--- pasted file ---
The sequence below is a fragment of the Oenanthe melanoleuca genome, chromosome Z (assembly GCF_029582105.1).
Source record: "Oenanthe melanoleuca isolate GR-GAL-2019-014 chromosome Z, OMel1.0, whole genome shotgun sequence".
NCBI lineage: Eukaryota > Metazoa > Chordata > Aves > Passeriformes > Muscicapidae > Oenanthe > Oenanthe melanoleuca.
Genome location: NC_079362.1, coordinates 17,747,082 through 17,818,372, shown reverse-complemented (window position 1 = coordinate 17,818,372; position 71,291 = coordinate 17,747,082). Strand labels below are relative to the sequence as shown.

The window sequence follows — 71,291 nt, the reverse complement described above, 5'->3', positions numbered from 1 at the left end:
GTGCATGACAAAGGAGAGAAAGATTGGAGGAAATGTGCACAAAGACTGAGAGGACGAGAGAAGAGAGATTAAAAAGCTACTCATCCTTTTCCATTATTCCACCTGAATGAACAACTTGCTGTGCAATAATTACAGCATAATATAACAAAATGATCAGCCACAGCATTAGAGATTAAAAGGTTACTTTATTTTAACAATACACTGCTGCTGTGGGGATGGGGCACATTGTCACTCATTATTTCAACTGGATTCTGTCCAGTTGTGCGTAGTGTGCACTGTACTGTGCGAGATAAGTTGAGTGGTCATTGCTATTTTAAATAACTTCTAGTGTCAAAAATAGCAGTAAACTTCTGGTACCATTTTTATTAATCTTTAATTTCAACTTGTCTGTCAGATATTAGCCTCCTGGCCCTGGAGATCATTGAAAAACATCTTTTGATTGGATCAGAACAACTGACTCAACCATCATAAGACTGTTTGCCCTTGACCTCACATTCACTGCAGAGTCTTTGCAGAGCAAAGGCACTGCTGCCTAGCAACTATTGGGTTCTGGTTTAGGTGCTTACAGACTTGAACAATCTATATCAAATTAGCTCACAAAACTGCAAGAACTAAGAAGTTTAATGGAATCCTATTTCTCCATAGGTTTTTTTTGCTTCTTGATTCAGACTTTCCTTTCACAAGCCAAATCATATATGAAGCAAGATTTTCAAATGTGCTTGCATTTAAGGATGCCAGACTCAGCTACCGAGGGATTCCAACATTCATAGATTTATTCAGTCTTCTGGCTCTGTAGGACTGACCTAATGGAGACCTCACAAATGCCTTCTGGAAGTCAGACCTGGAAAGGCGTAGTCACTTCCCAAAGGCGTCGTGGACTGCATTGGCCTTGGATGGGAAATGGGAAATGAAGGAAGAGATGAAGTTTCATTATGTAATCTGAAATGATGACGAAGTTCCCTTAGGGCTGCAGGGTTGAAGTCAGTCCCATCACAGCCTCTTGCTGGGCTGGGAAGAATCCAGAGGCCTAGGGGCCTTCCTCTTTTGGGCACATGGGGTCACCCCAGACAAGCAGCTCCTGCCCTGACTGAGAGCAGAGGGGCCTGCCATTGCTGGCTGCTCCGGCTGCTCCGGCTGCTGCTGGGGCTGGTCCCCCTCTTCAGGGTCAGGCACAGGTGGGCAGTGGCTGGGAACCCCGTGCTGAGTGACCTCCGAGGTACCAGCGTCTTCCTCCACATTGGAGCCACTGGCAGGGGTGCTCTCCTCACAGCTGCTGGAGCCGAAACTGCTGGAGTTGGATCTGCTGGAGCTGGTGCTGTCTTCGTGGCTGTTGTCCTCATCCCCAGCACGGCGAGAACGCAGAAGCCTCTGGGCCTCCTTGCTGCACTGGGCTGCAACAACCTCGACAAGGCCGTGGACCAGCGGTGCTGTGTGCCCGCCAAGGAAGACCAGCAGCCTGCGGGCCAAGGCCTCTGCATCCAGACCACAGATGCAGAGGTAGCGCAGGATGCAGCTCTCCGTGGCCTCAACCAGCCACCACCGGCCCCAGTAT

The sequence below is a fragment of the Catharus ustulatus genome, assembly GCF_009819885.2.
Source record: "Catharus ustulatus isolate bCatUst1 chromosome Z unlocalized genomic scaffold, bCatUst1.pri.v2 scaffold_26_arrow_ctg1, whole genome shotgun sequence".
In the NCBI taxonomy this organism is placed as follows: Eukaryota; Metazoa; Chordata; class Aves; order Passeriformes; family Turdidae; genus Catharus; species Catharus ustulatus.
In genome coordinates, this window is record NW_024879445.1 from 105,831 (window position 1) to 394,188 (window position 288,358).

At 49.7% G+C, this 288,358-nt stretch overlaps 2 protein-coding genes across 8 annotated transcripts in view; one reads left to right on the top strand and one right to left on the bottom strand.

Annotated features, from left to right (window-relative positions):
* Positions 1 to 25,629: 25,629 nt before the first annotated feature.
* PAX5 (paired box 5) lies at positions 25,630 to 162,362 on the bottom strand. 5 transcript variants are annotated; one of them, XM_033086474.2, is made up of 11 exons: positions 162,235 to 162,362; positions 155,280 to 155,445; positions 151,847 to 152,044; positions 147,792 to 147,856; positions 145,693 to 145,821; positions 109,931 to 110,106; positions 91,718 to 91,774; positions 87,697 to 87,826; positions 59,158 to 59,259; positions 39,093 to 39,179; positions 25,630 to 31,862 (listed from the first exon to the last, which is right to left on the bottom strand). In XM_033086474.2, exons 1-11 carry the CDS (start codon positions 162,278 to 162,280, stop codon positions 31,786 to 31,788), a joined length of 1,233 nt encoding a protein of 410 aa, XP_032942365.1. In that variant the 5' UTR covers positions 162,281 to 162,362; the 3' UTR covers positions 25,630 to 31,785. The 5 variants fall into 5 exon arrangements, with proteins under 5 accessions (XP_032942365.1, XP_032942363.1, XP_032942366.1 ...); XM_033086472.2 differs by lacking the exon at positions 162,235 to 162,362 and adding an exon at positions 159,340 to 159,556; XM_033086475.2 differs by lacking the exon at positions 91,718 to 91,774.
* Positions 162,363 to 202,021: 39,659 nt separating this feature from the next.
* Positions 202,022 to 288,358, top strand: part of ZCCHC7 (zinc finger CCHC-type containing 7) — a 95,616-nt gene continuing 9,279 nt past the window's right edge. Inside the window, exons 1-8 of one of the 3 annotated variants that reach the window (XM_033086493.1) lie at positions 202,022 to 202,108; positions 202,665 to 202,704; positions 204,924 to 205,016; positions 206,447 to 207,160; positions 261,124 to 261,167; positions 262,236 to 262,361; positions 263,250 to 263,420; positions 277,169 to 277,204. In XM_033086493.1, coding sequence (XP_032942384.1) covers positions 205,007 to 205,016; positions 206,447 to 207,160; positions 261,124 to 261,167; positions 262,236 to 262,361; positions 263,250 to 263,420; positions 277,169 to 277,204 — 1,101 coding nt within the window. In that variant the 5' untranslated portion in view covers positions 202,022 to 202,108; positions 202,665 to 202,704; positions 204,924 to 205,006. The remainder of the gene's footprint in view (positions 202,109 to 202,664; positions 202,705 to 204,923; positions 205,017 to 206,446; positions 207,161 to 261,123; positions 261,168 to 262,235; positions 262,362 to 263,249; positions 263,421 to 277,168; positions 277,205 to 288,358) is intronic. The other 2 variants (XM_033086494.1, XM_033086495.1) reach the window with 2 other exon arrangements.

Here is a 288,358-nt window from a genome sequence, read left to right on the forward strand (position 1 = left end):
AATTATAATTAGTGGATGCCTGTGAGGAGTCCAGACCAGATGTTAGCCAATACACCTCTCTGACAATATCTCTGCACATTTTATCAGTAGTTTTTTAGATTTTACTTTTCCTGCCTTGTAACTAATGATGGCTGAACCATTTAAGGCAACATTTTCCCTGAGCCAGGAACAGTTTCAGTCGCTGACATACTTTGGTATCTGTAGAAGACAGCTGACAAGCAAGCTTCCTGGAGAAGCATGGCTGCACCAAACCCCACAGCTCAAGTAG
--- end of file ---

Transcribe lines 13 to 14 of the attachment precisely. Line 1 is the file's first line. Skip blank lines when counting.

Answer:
* Positions 1 to 25,629: 25,629 nt before the first annotated feature.
* PAX5 (paired box 5) lies at positions 25,630 to 162,362 on the bottom strand. 5 transcript variants are annotated; one of them, XM_033086474.2, is made up of 11 exons: positions 162,235 to 162,362; positions 155,280 to 155,445; positions 151,847 to 152,044; positions 147,792 to 147,856; positions 145,693 to 145,821; positions 109,931 to 110,106; positions 91,718 to 91,774; positions 87,697 to 87,826; positions 59,158 to 59,259; positions 39,093 to 39,179; positions 25,630 to 31,862 (listed from the first exon to the last, which is right to left on the bottom strand). In XM_033086474.2, exons 1-11 carry the CDS (start codon positions 162,278 to 162,280, stop codon positions 31,786 to 31,788), a joined length of 1,233 nt encoding a protein of 410 aa, XP_032942365.1. In that variant the 5' UTR covers positions 162,281 to 162,362; the 3' UTR covers positions 25,630 to 31,785. The 5 variants fall into 5 exon arrangements, with proteins under 5 accessions (XP_032942365.1, XP_032942363.1, XP_032942366.1 ...); XM_033086472.2 differs by lacking the exon at positions 162,235 to 162,362 and adding an exon at positions 159,340 to 159,556; XM_033086475.2 differs by lacking the exon at positions 91,718 to 91,774.